Twitter’s Promoted Tweets Become A Pure Ad Product

twitter-new-logo-blueTwitter has announced a pretty substantial change to its Promoted Tweets ad product — it seems subtle, but it fundamentally changes what a Twitter ad is.

In a nutshell, Twitter advertisers no longer have to publish a standard tweet that’s visible to all followers before it becomes a Promoted Tweet. They can now specifically create ads and target Twitter users via the existing options available in the Promoted Tweets program — including geographic targeting and mobile vs. desktop targeting.

Twitter’s been testing this with companies like British Airways, which showed this ad only in the United Kingdom.


Prior to this launch, a Promoted Tweet was, first and foremost, an actual organic/natural tweet that first had to be posted to all of a company’s followers. After that, it could be turned into a Promoted Tweet.

That’s no longer the case. Advertisers can now create specific ads and target certain groups of users without first having to publish a tweet to all followers. It sounds like a subtle difference, but it’s a fundamental change in how advertisers can reach consumers on Twitter.

To encourage companies to make sure their targeted ads still look and act like regular tweets, Twitter says it will reward Promoted Tweets that resonate the most with users — those ads “are likely to appear more often.”

All Twitter advertisers that use Promoted Tweets have immediate access to the new targeting option.

Postscript: The article above was edited after the fact to correct the use of the word “followers” in describing who sees Promoted Tweets. In fact, Promoted Tweets may appear to Twitter users that are not following an advertiser. Twitter displays Promoted Tweets to users based on internal calculations of which users will find the ad most relevant.

Related Topics: Channel: Social Media Marketing | Features & Analysis | Social Media Marketing | Social Media Marketing: Advertising | Top News | Twitter | Twitter: Advertising


About The Author: is Editor-In-Chief of Marketing Land. His news career includes time spent in TV, radio, and print journalism. His web career continues to include a small number of SEO and social media consulting clients, as well as regular speaking engagements at marketing events around the U.S. He recently launched a site dedicated to Google Glass called Glass Almanac and also blogs at Small Business Search Marketing. Matt can be found on Twitter at @MattMcGee and/or on Google Plus. You can read Matt's disclosures on his personal blog.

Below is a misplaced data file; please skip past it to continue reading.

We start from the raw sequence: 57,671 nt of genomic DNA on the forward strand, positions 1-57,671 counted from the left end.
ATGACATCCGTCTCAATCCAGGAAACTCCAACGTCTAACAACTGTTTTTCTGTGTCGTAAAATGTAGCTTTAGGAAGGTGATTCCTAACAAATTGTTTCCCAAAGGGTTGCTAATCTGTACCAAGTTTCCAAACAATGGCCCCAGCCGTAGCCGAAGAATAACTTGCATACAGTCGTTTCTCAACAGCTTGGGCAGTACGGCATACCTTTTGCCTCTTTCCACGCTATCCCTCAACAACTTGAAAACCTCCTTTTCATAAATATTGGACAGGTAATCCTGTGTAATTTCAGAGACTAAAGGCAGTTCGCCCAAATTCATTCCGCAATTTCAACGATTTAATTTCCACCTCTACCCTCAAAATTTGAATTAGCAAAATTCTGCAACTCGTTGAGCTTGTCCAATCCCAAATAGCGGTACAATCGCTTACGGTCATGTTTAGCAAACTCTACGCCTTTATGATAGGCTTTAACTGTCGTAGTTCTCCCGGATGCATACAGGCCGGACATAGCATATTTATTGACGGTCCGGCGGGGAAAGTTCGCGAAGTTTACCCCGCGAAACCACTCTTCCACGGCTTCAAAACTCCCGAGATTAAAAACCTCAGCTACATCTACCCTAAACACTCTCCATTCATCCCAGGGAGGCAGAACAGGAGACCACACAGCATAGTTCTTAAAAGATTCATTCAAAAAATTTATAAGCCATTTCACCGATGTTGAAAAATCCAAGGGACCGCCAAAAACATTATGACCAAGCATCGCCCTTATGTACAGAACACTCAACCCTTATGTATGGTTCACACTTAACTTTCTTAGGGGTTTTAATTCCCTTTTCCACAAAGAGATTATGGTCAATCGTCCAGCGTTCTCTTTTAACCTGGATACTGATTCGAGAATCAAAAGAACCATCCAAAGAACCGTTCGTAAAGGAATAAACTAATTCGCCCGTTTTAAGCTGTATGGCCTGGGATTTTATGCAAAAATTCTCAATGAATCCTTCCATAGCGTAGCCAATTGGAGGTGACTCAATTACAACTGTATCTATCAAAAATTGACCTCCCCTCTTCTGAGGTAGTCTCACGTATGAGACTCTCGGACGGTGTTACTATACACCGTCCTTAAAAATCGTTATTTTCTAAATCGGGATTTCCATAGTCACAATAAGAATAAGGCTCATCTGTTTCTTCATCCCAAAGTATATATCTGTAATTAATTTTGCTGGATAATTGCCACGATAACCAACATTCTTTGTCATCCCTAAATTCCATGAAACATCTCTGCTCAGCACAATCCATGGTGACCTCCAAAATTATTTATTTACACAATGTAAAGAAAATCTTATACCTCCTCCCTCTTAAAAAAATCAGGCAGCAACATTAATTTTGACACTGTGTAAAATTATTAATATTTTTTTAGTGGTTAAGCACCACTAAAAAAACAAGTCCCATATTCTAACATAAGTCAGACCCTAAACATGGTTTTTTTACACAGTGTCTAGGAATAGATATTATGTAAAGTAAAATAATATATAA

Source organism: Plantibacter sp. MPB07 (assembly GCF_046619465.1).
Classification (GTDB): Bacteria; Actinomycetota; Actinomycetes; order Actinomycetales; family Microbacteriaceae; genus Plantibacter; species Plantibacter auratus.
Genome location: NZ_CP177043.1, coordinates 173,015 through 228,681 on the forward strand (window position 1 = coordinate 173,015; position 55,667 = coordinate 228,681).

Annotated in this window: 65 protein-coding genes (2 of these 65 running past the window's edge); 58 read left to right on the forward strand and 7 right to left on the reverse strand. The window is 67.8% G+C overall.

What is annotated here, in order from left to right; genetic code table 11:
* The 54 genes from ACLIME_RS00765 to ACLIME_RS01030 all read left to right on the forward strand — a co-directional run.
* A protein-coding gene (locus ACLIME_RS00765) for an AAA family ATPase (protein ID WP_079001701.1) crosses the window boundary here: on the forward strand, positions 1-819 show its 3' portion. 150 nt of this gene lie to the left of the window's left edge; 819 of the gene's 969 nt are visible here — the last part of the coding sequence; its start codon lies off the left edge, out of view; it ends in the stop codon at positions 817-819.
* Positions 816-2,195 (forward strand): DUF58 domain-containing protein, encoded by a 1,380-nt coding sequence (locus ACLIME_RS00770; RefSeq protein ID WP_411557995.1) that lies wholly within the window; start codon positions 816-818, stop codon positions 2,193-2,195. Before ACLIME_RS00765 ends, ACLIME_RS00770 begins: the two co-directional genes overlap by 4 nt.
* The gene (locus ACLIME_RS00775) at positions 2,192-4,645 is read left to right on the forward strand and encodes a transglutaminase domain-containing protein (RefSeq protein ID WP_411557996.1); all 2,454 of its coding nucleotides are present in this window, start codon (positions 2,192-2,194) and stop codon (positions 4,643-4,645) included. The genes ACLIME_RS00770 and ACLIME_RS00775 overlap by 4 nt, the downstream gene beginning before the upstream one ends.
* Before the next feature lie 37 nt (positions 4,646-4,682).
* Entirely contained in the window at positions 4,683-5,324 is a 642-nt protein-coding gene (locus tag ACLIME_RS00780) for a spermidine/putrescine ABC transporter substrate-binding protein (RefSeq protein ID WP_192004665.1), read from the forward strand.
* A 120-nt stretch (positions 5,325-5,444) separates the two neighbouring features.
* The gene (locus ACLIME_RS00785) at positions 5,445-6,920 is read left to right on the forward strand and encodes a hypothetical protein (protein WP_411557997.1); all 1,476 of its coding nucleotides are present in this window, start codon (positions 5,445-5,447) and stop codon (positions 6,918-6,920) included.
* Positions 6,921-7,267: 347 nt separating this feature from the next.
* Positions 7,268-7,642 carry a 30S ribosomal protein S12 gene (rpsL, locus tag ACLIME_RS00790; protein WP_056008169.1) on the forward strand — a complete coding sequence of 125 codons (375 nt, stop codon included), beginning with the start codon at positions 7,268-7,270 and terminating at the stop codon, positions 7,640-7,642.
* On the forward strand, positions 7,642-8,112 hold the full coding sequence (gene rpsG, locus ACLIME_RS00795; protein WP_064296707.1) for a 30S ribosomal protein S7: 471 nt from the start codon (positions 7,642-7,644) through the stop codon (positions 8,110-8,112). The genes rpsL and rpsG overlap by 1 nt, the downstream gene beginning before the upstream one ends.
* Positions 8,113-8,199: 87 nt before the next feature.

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  • Jason Kamara

    Does Twitter have cost-effective price points for these promoted ads? I know they can be effective for large corporations, but I haven’t seen any for local businesses. Twitter would seem to have great potential for paid tweets from local businesses with the ability to specifically target mobile local users.

  • Ahmed Kotsh

    twitter brunch this site look to

  • miketempleton

    How are replies and retweets handled with this change if there’s no original tweet to match up with the actions?

    It’s also interesting to see Facebook moving away from pure advertisements and more toward promoting existing content. Who has the right idea?

  • Matt McGee

    Mike – the ad/tweet can still be retweeted, replied to, etc. after it’s published.

  • Tansu Uslu


  • Sun Rise

    How do you go about creating promotional tweets? What does this actually achieve though, surely if your posting to the followers you already have then it would be better to post to all of them instead of a select few?

  • Matt McGee

    We published a follow-up article today with some of the Washington Post’s results from this targeting:

    Might answer your second question.

  • Polash Kumar Das

    IT news is an it based online bangla news paper, it delivers today’s top technology stories and breaking IT news, you also get online bangla tutorial with video and Tips

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